It looks like I may be the only person on the internet to have sewn up the narrow pleated skirt on B6333, so in the interests of furthering sewing knowledge: it works, and it’s a great way to save on yardage if you’re trying to squeak out a shirtdress in not a lot of fabric. The front is perfect, but I find the back a bit small at the hips, so it pulls a bit towards the back as you can see in the side shots.
Sizing was the usual Big 4 adventure: 10D for the M7351 and 12 for the skirt, and even though it’s the same company producing them for the same sizes with the same measurements, only by choosing different sizes was I able to match the waist. Keep in mind that a size 10 is supposed to be for a 25″ waist, which means approximately 5″ of ease; and that according to the charts I should have been a size 16/18 in both. If I were to make this again I would keep the waist the same but add maybe 1/2″ to each side at the hips on the back piece.
BMV likes to argue that you can use their ease charts along with the measurement charts to pick a size. Nope. Neither shirtdress has an ease rating; they just says “dresses.” The amount of ease at the waist on the McCall bodice would put it into the “loose” category. To be fair, both included the finished bust and hip measurements on the website, which normally isn’t available; but once again you have to buy the pattern to find out the finished measurement of the waist. This means for some reason a 5″ ease was considered appropriate for the waist on one shirtdress and 3″ ease was chosen for the other one, with no particular rationale given.
Putting it together was fairly simple. I didn’t even look at the instructions; if you’ve made a few button-up shirts and a few pleated skirts with side-seam pockets, there’s nothing new or surprising here. The seams are mostly serged; there’s some topstitching where you might expect to find topstitching; the hem was serged and then turned up once, to reduce bulk. I actually didn’t look at the instructions so I can’t say whether they’re any good or not. But the pattern(s) worked.
Just because it was May at this point was no reason not to delay completion of the dress further while I futzed around with embellishing it.
In my opinion matching up a bright large-scale watercolour print with a shirtdress is enough subversion for something to wear to work, so I decided to complement the pattern by adding some stitches in the exact same colour to some areas of the dress.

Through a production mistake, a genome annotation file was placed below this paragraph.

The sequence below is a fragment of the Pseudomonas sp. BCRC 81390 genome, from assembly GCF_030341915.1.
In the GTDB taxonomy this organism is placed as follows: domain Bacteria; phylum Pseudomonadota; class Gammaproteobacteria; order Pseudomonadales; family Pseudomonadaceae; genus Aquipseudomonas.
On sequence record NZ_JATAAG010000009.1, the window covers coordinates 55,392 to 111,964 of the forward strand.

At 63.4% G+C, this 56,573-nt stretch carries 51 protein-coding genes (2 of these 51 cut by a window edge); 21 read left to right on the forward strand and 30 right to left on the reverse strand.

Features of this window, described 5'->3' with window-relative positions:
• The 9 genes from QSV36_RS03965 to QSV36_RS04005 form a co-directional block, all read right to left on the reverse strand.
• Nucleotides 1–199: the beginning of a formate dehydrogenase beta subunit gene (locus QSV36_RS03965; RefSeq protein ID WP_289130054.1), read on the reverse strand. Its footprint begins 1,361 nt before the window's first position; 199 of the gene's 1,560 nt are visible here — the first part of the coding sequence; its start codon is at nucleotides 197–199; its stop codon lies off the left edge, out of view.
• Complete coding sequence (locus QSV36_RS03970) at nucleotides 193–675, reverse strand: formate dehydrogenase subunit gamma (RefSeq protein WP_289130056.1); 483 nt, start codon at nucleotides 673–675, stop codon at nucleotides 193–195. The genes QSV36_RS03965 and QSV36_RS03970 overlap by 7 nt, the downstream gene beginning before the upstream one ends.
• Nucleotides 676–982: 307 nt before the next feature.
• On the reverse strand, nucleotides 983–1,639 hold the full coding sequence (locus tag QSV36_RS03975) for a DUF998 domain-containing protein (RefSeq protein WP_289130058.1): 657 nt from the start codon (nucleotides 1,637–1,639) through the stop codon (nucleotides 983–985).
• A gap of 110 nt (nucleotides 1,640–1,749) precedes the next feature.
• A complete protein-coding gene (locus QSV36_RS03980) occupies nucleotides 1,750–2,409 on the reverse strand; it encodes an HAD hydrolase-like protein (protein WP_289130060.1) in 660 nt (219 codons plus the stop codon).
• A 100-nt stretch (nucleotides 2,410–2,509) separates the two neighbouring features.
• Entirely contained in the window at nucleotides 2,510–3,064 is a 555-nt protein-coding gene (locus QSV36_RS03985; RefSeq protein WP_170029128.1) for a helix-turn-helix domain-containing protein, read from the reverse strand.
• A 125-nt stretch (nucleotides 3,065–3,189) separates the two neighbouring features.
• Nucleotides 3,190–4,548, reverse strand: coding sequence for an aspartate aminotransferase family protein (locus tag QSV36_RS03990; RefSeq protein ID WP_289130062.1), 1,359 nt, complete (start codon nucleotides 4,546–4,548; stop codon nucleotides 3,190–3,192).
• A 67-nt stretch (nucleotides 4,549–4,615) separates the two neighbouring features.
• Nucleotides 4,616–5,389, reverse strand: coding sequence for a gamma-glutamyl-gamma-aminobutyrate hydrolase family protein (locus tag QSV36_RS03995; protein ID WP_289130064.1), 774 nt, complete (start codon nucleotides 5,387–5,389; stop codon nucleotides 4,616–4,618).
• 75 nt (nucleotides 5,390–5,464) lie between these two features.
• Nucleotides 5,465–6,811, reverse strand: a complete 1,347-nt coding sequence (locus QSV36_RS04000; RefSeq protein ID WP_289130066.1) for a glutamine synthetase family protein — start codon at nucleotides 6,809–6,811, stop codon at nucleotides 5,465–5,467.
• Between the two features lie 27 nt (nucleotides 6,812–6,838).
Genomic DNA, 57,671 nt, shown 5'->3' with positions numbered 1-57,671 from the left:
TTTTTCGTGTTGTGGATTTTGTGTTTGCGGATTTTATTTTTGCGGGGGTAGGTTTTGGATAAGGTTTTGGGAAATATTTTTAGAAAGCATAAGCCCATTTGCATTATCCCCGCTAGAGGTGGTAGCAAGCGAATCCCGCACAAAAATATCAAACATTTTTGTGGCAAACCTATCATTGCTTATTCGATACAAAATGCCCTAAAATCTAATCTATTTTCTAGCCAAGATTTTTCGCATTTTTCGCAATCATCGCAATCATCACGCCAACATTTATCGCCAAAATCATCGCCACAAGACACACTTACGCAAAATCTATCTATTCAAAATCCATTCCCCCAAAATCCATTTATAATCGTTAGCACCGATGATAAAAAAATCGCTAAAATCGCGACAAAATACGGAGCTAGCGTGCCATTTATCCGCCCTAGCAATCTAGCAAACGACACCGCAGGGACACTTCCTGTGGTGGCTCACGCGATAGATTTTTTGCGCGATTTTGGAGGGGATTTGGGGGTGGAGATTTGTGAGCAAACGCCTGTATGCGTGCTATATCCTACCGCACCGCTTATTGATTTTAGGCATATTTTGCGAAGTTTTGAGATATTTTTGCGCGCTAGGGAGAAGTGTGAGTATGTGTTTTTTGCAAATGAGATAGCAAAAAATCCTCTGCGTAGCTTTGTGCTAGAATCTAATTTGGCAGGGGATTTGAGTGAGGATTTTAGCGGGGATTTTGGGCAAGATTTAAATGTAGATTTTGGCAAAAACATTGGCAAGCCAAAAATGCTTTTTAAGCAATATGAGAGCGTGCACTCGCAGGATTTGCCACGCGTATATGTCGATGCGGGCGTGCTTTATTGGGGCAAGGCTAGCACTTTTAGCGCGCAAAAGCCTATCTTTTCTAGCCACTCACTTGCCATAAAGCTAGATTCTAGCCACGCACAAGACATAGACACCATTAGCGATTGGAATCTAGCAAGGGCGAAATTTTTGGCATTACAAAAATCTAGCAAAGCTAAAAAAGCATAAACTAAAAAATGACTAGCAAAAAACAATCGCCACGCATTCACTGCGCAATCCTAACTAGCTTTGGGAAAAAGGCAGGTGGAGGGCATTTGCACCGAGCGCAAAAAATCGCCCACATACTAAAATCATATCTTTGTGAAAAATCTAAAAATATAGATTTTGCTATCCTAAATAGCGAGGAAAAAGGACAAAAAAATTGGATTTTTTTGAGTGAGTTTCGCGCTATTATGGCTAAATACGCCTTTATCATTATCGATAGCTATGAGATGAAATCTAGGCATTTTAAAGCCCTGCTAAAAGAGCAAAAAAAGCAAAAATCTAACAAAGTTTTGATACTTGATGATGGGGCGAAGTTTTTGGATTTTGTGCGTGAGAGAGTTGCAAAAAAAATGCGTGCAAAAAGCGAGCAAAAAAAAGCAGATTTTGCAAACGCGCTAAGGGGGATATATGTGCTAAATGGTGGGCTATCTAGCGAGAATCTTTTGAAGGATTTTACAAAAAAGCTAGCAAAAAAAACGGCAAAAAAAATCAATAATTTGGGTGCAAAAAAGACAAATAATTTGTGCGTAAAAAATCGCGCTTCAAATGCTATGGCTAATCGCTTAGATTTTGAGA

Blue: french knots, either singly or in clusters
Peach & light pink: satin stitches
Yellow: bullion knots
I wanted to do something with the neon pink, but no one makes a neon pink embroidery floss. Neon yellow, neon green, even neon blue for crying out loud. But no neon pink.
It’s subtle but it works, IMO. You can’t see stitching in the dress photos, but you can see areas where the print “pops” or stands out a bit more. Those are the stitched areas.
General non-adventure sewingishness
I chose teal buttons from my stash that matched the flowers I embellished with the french knots. On the fabric it’s a bit of a pop; on the yellow button band it’s pretty eye-searing. Not that that’s a bad thing. And I like the bits of yellow that peak out and the bright buttons. There has to be a bit of clashing, right?
Anyway: it’s a shirtdress, it’s done, I made it work with less than 2m of fabric, and I took a type of garment I’d been avoiding forever because it seemed like so much work and made it 10x harder than it needed to be, but I like it.
I wanted to sew it on the cross grain so that the stripes would run horizontally along the pleated skirt.
I was 20cm short of enough fabric to lay out the skirt pieces in that direction.
I hmmmed. I hawwed. Do I lay it out on the grain? Or no? Cross grain is better. Right? I could go back to the store and get more–I could order more online–but then if there’s a postal strike god knows when it will show up–going downtown for 0.5m of fabric seems silly but it’s the only place I’ll find it–I’ll go downtown.
I went downtown.
I got my 0.5m of linen.
And 6 cuts that I had no intention of buying but couldn’t resist: three bamboo jersey prints for dresses, three tissue-weight rayon jerseys for t-shirts. Did I need them? Define “need.” OK, no, I didn’t need them. But I knew I wasn’t going to see a print like this again:
…plus I need to bulk up my dancing wardrobe. Right? Obviously.
I rifled through the pattern stash looking for something that would accommodate a print this large in one unbroken piece. B6206 did the trick, though even after purchasing four repeats I only had enough to get an unbroken flower on the front, thanks to the width of the hem and the narrowness between the flowers. So the back is not as nice, but that’s ok since I don’t see the back.
The selvedge was so cool I used it as the hem and altered the shape of the hemline and the waist to keep the length relatively even. It’s a bit handkerchiefy even so, but not much, and very worth it for that lovely pink border at the bottom.